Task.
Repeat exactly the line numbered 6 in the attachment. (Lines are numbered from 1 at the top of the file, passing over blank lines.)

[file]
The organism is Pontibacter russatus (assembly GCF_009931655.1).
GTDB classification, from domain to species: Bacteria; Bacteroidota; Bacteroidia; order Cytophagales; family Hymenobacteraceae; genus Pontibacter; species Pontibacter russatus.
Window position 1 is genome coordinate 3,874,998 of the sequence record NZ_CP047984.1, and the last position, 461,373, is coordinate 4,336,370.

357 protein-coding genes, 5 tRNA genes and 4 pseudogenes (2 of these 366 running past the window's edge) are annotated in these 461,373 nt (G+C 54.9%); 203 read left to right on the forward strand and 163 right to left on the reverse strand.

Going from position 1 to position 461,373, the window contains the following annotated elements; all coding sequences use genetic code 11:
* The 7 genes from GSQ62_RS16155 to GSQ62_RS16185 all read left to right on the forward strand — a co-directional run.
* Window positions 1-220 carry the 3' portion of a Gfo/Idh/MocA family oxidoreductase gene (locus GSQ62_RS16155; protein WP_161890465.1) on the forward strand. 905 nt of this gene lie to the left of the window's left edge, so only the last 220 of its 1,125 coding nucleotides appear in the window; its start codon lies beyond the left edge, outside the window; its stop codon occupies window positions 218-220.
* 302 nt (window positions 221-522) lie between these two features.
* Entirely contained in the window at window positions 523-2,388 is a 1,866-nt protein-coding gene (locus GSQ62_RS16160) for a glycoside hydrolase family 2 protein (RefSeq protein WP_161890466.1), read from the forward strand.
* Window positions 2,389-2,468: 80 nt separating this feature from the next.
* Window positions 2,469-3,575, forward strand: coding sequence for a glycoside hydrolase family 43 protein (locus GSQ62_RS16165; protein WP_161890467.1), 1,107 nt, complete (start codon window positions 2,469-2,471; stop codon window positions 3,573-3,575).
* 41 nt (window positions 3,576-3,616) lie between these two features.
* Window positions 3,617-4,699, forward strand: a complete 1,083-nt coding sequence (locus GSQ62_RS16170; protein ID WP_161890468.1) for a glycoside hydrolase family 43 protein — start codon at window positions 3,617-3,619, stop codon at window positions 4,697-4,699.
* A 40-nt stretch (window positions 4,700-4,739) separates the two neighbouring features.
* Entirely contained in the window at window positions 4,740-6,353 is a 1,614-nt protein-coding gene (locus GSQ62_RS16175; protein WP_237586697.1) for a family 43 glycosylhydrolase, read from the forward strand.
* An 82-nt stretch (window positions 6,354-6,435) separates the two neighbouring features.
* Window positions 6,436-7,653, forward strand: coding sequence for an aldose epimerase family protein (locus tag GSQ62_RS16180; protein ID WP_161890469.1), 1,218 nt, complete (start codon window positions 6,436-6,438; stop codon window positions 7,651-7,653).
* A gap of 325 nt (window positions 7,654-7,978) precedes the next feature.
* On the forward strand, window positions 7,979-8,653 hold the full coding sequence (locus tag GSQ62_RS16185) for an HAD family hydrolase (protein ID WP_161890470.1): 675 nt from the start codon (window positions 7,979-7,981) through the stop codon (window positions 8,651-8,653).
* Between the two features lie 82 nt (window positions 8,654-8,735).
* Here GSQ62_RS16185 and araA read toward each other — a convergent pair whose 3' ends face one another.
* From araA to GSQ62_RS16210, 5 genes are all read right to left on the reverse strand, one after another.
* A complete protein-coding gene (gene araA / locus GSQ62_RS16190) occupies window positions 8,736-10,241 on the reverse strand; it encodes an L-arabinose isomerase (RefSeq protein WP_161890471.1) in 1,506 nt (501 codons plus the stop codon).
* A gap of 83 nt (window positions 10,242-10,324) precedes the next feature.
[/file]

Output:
* The 7 genes from GSQ62_RS16155 to GSQ62_RS16185 all read left to right on the forward strand — a co-directional run.